The life of a police officer or member of the armed forces is not for the faint of heart, but for anyone who’s ever wondered what it’s like a new book from Ahwatukee Foothills resident Steven Mead gives a little perspective.
Mead has a military background and has served on a state police force and as a Phoenix police officer for the last 20 years. He currently works as a canine officer for the Phoenix Police Department.
In the last five years he’s developed a passion for writing that led to the creation of “Blood Border,” a fictional tale about two Phoenix police officers who uncover a terrorism plot and must race against time and politics to stop it from going off. The book is fiction, but it’s based on events that have happened in the past and tells the story of small and large acts of heroism that officers do each day to help keep people safe.
“I’ve had the front-row seat to the greatest show on earth — the human race,” Mead said. “Unfortunately, I see a lot of the negative aspects of that but every once in a while I get to see the positive that comes through. There’s nothing else like it. I have these experiences I can put on paper more so than some Hollywood writer. I have the personal experience.”
Mead said he’s never been part of a joint task force investigation on terrorism like the one depicted in the book, but he has been on the receiving end of a gun battle and in his unique role working with a canine he’s often on the front lines. His unit is constantly asked to imagine all scenarios so their response is planned out. Writing this book has been a way for him to get all those scenarios on paper and honor those he serves with.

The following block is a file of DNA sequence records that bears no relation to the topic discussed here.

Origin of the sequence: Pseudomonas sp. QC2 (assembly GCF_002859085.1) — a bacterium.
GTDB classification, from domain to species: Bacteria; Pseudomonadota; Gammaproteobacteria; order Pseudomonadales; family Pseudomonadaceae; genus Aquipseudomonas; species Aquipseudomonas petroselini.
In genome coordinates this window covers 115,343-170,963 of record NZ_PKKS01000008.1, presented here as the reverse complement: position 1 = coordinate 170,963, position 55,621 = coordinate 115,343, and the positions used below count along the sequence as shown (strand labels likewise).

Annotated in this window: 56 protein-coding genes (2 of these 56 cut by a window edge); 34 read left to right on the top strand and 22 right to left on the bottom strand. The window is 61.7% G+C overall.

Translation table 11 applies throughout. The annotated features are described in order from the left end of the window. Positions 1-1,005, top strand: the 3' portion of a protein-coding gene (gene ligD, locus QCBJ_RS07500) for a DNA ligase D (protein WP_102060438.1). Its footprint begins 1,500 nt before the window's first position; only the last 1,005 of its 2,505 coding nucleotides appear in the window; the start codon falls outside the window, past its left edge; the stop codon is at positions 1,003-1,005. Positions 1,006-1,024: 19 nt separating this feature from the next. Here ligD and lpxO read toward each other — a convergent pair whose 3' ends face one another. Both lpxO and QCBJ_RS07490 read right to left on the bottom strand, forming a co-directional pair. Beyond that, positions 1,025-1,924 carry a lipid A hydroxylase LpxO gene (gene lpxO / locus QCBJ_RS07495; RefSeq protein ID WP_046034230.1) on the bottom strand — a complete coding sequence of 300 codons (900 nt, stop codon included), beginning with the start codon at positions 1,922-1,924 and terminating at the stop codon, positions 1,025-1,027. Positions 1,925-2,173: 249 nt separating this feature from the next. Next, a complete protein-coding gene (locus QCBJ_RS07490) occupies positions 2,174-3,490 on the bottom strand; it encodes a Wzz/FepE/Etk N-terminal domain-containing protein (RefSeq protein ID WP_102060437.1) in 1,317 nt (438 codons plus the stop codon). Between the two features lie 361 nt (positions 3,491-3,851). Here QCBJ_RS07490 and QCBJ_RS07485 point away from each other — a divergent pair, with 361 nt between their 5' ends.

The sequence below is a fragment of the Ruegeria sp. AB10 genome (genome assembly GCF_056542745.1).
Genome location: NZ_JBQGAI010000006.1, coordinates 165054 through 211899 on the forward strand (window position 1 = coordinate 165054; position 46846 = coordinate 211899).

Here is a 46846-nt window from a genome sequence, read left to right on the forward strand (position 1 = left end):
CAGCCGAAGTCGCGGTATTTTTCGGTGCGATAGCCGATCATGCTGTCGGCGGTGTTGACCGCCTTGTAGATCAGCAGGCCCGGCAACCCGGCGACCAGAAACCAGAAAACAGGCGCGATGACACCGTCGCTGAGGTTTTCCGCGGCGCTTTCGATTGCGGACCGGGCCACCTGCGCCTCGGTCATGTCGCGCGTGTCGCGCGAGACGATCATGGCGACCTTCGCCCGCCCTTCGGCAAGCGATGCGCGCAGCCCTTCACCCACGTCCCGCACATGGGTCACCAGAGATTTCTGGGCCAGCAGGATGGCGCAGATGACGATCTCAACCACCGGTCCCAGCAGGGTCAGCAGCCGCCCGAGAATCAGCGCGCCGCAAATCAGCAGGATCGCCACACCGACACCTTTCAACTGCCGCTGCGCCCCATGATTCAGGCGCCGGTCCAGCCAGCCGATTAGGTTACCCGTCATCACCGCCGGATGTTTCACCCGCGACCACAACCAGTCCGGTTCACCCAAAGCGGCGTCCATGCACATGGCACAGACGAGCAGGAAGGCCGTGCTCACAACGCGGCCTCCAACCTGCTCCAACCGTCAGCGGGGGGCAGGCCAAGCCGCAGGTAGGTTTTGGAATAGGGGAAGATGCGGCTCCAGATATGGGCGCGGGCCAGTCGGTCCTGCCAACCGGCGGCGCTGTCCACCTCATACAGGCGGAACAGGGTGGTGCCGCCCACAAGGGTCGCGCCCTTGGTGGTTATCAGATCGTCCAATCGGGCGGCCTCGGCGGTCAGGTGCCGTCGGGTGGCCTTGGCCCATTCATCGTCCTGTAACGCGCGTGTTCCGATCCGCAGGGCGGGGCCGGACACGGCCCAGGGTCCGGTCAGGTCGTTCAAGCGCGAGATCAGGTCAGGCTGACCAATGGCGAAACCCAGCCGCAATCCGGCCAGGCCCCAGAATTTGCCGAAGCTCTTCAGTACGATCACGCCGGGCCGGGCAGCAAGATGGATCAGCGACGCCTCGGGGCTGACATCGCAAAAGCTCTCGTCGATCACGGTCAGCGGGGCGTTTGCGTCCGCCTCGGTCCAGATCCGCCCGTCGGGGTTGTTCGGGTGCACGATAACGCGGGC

“It was good to write that down and talk about things like that,” he said. “It helps with the stresses of being an officer and a canine officer with the department.”
The book does contain some graphic scenes, Mead warns. Some readers have told him they found it too intense to read before bed, while others say it made them want to go join the fight. Mead’s wife, Julie, said she found it inspiring.
“So many characters in the book do what would be seemingly insignificant things but they all add up to a greater purpose that each person fills in their role, which is really awesome,” she said. “I think it will be inspiring to other readers in a sense that we go through the mundane thinking what difference does this make, but all the parts come together for a whole.”
The book was published by Dorrance Publishing Co. in Pittsburgh. It’s available through Amazon, Barnes & Noble and Dorrance Publishing’s website, www.dorrancebookstore.com.
Mead is already working on his second novel. It won’t be a sequel to “Blood Border,” but will contain some of the same characters.
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